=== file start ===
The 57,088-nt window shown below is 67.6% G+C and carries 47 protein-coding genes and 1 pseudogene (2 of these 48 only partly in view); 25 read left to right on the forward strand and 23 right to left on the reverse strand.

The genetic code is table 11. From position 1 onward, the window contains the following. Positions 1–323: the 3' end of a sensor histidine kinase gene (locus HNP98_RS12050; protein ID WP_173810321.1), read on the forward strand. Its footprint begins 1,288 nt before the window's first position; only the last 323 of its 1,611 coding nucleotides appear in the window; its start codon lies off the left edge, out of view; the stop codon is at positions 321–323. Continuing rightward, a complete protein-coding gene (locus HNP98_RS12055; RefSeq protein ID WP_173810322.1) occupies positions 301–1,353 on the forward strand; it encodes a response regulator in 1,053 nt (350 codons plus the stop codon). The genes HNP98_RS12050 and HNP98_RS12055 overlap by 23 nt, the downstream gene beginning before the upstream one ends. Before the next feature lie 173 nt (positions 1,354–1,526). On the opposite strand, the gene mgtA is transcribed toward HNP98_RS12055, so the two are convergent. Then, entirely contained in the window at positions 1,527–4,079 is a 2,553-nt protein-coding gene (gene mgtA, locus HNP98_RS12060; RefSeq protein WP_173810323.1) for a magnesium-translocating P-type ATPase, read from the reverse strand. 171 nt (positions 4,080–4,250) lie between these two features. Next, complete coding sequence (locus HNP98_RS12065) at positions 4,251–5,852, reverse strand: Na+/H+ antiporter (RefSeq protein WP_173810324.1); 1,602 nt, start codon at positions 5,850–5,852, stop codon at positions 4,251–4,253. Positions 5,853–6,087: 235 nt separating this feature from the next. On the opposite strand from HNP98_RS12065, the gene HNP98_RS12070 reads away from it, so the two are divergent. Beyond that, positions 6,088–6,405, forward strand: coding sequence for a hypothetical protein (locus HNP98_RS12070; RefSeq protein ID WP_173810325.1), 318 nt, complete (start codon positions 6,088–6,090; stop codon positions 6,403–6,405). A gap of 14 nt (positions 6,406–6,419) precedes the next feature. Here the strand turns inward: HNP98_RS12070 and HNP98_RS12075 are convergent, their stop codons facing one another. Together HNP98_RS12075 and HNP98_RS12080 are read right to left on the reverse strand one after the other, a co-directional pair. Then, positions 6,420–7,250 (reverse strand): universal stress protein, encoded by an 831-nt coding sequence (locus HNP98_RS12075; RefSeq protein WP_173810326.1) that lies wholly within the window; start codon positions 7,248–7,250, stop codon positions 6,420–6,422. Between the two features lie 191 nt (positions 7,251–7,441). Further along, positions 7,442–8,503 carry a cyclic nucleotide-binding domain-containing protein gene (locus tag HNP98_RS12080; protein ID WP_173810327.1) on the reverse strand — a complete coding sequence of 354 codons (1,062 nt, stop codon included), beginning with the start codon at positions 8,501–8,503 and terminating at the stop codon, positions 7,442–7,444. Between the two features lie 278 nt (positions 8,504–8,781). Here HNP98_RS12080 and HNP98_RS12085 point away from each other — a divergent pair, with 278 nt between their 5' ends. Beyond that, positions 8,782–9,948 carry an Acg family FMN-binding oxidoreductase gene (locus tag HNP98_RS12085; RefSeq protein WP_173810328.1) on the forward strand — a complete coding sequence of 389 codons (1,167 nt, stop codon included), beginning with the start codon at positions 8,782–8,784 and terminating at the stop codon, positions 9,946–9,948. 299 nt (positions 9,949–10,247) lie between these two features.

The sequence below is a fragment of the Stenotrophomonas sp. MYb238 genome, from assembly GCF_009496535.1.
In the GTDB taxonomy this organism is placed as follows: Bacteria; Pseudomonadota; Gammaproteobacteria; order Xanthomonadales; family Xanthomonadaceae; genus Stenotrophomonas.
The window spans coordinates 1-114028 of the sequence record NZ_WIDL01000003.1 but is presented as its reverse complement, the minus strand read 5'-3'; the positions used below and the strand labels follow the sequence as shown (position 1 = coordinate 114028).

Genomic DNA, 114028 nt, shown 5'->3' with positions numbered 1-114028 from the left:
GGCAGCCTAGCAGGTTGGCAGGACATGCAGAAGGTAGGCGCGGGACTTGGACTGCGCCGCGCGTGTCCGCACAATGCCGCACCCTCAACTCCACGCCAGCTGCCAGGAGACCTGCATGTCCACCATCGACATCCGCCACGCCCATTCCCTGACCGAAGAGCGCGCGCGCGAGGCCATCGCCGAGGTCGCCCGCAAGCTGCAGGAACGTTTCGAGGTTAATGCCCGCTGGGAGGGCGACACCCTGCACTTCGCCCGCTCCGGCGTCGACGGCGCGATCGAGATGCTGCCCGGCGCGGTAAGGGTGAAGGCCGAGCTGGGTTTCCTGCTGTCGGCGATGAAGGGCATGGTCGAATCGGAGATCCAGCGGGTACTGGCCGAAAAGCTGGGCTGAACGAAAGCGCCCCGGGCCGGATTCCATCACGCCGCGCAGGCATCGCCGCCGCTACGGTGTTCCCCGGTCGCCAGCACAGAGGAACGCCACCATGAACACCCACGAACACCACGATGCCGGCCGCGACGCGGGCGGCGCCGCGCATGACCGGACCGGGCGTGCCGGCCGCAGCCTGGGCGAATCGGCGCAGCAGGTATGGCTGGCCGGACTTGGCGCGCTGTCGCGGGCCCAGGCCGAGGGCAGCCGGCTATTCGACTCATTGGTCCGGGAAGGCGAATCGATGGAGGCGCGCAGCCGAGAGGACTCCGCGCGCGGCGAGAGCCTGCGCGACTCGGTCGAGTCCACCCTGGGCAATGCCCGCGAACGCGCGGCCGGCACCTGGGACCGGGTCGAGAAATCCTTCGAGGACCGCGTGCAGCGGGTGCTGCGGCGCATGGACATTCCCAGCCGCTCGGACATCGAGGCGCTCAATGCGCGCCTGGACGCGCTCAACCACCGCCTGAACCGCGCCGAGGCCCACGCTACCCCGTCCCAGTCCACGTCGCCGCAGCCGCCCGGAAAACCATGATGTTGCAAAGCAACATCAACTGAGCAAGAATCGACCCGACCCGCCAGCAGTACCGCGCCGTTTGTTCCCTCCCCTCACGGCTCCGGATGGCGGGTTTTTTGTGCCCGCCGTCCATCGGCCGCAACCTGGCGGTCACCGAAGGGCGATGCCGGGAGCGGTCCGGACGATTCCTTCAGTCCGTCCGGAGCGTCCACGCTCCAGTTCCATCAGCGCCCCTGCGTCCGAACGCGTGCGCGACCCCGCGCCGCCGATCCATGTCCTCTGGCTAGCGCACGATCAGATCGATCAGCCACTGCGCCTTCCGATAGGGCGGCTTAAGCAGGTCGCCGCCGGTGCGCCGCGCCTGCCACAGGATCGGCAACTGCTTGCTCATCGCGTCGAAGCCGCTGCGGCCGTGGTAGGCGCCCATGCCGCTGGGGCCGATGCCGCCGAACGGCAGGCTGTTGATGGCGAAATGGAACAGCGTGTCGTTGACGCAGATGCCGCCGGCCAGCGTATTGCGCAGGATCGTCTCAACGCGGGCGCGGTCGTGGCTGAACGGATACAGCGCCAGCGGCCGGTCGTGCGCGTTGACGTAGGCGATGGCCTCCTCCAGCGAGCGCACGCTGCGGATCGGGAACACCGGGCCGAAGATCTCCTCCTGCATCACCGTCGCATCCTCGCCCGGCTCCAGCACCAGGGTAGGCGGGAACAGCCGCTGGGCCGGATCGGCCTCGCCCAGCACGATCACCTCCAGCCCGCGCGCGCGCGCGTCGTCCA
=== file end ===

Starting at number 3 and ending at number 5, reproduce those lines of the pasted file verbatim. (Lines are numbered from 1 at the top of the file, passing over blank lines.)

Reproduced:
The sequence below is a fragment of the Stenotrophomonas sp. MYb238 genome, from assembly GCF_009496535.1.
In the GTDB taxonomy this organism is placed as follows: Bacteria; Pseudomonadota; Gammaproteobacteria; order Xanthomonadales; family Xanthomonadaceae; genus Stenotrophomonas.
The window spans coordinates 1-114028 of the sequence record NZ_WIDL01000003.1 but is presented as its reverse complement, the minus strand read 5'-3'; the positions used below and the strand labels follow the sequence as shown (position 1 = coordinate 114028).